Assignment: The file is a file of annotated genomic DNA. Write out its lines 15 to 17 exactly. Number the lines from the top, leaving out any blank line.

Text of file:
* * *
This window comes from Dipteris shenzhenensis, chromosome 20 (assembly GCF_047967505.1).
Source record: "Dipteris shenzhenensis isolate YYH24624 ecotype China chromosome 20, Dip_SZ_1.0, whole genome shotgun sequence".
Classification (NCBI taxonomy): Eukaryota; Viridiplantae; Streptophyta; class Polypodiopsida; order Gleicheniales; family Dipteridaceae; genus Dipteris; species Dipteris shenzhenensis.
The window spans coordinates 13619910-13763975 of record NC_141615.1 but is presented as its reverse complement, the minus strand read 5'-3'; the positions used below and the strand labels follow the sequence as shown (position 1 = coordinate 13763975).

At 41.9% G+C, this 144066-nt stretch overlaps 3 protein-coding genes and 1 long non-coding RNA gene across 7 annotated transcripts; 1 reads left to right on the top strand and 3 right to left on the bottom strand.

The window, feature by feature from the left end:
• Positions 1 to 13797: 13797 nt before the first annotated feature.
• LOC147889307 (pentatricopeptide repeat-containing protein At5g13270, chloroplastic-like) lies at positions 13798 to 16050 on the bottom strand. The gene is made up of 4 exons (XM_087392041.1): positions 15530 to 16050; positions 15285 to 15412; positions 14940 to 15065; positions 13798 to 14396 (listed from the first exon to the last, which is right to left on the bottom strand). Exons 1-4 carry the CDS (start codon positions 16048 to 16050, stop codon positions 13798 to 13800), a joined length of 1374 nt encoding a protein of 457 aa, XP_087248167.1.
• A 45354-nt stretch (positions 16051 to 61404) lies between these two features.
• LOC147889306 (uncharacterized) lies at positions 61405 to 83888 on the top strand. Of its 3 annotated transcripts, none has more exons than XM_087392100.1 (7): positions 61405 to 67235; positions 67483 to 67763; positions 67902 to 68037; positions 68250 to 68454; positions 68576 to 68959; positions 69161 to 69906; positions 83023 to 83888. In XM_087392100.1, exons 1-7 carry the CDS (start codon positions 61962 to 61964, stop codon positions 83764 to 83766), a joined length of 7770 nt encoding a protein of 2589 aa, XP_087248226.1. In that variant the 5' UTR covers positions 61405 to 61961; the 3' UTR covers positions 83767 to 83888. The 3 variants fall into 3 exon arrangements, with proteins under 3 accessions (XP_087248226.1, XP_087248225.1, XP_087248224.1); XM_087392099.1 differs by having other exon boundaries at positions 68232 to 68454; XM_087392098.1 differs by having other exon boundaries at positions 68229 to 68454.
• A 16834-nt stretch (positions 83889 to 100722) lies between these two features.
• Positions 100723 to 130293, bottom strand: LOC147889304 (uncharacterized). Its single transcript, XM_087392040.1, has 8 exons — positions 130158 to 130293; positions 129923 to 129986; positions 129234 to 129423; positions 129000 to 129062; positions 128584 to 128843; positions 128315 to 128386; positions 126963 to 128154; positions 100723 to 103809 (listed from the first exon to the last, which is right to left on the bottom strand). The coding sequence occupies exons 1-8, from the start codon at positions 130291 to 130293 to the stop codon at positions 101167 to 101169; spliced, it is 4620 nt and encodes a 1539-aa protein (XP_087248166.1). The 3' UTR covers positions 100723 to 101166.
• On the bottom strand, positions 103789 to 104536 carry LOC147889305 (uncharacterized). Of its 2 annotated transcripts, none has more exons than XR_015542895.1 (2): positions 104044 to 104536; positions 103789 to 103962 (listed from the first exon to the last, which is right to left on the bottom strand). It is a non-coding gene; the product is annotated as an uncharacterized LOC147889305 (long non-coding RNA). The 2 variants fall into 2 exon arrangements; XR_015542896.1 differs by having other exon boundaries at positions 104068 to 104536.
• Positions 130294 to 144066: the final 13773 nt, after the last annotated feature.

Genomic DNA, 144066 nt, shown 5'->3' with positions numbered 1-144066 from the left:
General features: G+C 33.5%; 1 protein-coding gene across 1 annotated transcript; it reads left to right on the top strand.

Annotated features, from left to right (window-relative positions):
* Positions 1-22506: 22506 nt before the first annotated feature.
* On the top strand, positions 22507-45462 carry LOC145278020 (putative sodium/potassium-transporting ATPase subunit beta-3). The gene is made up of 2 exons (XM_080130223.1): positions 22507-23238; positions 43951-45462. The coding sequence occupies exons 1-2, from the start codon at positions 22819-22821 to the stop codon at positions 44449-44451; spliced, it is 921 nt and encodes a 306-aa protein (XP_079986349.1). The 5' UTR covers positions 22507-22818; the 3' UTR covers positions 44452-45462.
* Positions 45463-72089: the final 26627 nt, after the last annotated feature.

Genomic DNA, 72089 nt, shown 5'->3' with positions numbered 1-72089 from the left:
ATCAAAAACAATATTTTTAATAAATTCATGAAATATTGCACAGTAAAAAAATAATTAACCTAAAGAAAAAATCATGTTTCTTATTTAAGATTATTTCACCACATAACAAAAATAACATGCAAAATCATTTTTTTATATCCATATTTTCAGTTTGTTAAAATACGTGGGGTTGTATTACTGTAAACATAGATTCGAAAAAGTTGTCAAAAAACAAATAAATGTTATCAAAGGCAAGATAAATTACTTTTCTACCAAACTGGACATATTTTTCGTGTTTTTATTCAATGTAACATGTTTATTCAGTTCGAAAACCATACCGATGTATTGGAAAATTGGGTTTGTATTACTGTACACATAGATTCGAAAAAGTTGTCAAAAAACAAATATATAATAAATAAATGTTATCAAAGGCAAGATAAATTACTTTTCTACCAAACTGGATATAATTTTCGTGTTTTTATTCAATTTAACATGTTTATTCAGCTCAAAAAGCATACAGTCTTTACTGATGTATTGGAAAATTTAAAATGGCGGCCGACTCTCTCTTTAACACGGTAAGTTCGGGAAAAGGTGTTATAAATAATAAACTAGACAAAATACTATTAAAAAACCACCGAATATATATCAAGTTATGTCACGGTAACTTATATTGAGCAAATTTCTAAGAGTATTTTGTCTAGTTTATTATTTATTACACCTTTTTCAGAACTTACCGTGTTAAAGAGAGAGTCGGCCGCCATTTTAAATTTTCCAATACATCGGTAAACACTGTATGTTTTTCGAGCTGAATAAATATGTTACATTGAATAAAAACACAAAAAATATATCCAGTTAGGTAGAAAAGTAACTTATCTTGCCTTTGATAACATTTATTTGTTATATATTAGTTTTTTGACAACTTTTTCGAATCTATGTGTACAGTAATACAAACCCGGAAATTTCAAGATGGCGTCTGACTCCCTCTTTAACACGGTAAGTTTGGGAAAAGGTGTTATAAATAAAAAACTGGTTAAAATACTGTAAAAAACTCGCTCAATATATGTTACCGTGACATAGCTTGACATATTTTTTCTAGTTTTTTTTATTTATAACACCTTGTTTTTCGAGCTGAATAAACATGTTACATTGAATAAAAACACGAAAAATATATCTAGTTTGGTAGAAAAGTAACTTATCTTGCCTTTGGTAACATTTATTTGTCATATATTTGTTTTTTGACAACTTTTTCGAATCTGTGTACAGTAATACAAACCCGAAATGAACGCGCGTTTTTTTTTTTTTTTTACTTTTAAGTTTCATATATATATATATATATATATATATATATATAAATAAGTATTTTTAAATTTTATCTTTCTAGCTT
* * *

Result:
Genomic DNA, 144066 nt, shown 5'->3' with positions numbered 1-144066 from the left:
General features: G+C 33.5%; 1 protein-coding gene across 1 annotated transcript; it reads left to right on the top strand.

Annotated features, from left to right (window-relative positions):